Measuring delay

introducing a "pseudo resource" -- delay -- can clarify your project schedule


Introducing a “pseudo resource”—Delay—can clarify your project schedule.

By Sriram Rajagopalan, PMI-ACP, PMI-RMP, PMI-SP, PMP

PROJECT MANAGERS often face one major question from stakeholders: “Is your project on schedule?”

Schedule slips are a particular concern in healthcare marketing. In the U.S., healthcare organizations’ marketing deliverables—including print or online advertisements, surveys and reports—must go through an intense review by a regulatory board. This board, made up of medical, legal and regulatory members, reviews the content and functionality prior to its submission to the Food and Drug Administration for approval to distribute. Projects may experience unexpected delays because of these external stakeholders. So how can project managers evaluate the cost of these delays and proactively manage resource productivity?

I imagine the source of the delay as a “pseudo resource”—a fictitious person—named Delay. Anytime there is an unanticipated regulatory delay, instead of updating the duration of the review task, I introduce a new task, called delay. I list the cause and duration of the delay and assign the task to the Delay pseudo resource. This approach ensures that any rebaselining of the project schedule doesn't extend the original review task, indicating inefficient client management skills on the project manager's part.

Anytime there is an unanticipated regulatory delay, instead of updating the duration of the review task, I introduce a new task, called delay.



When such delay tasks are introduced in the work breakdown structure, the project manager can generate reports that measure the difference between actual finish and baseline finish days in the network diagram, and then subtract the duration associated with the delays. This allows the project manager to manage client expectations during the delay cycle and reset the expectations for the new finish date. Simultaneously, the project manager can reassign resources earlier during the delay period to other projects, with requests for them to return when tasks are coming out of the delay cycle. Neither fast-tracking nor crashing is required—just proactive planning to minimize the impact of resource changes.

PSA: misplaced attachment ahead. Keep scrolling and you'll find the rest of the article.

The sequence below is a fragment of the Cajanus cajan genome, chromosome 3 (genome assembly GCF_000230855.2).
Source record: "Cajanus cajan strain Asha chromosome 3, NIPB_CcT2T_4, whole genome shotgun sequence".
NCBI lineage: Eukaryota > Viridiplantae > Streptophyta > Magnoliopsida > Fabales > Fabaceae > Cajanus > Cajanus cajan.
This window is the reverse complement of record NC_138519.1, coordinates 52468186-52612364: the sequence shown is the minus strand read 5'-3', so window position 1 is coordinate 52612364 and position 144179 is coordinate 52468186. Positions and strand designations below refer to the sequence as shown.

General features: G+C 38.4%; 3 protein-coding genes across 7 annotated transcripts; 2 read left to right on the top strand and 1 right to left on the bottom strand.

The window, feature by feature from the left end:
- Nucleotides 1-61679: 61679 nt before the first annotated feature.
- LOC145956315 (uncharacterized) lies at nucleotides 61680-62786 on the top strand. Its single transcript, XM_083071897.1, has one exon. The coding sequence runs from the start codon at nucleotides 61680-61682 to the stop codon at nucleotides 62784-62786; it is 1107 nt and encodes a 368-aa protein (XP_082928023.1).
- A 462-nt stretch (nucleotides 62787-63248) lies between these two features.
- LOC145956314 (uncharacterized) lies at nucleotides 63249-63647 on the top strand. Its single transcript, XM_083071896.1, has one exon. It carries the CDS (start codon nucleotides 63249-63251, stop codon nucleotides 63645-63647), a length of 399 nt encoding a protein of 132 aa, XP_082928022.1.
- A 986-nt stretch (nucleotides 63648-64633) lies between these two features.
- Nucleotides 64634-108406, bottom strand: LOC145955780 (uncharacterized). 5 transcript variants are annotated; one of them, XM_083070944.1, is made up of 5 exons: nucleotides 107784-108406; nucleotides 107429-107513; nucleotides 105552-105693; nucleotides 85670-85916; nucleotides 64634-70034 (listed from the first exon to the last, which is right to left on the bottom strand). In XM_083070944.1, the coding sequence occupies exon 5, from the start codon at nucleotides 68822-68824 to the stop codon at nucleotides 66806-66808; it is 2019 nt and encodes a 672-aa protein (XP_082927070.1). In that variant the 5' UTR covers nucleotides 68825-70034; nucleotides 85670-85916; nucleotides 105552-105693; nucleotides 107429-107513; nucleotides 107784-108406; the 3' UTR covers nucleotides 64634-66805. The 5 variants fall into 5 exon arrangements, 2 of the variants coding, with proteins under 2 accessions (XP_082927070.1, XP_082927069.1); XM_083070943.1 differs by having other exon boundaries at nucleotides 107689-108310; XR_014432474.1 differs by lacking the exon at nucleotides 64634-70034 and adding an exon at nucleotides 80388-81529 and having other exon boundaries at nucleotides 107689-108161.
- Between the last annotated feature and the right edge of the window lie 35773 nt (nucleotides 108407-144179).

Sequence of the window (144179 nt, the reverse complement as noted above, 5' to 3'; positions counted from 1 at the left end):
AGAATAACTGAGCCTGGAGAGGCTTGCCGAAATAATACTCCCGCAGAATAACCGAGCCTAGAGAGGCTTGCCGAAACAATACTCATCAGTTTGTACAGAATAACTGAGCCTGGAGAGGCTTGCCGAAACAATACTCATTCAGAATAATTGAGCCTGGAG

For the project management office (PMO), the benefits are even greater. By computing the percentage of slip with the delays over the project duration, we can figure out how much the delay impacted the project. For example, imagine the baseline finish date originally was on 15 May 2015, with a project duration of 60 days. The actual finish was 2 June 2015, including a five-day regulatory review associated with the Delay pseudo resource. The schedule slipped by 11 business days. The cost of delay to the project is 18 percent (11/60). On the other hand, by using this approach factoring in the five-day delay, the schedule slipped by six days (11-5), and the cost of delay is only 10 percent (6/60).

In other words, Cost of Delay (%) = (Actual Finish – Baseline Finish – Delay Duration) / (Total Project Duration).

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By seeing patterns—whether delays arise from a particular type of project or from regulatory reviews, specific project managers or team members—the PMO can hold early lessons-learned sessions. In addition, the report can be used to see how many projects are slipping, giving indications on inefficient resource management practices, ambiguous tasks and roles creating unnecessary productivity loss, and opportunities for process enhancements. Using integrated change control, the impact of these delay costs can be identified and mitigated by proper risk management discipline. PM

img Sriram Rajagopalan, PMI-ACP, PMI-RMP, PMI-SP, PMP, is vice president of the program management office (PMO) at Physicians Interactive, Reading, Massachusetts, USA and founder of Agile Training Champions.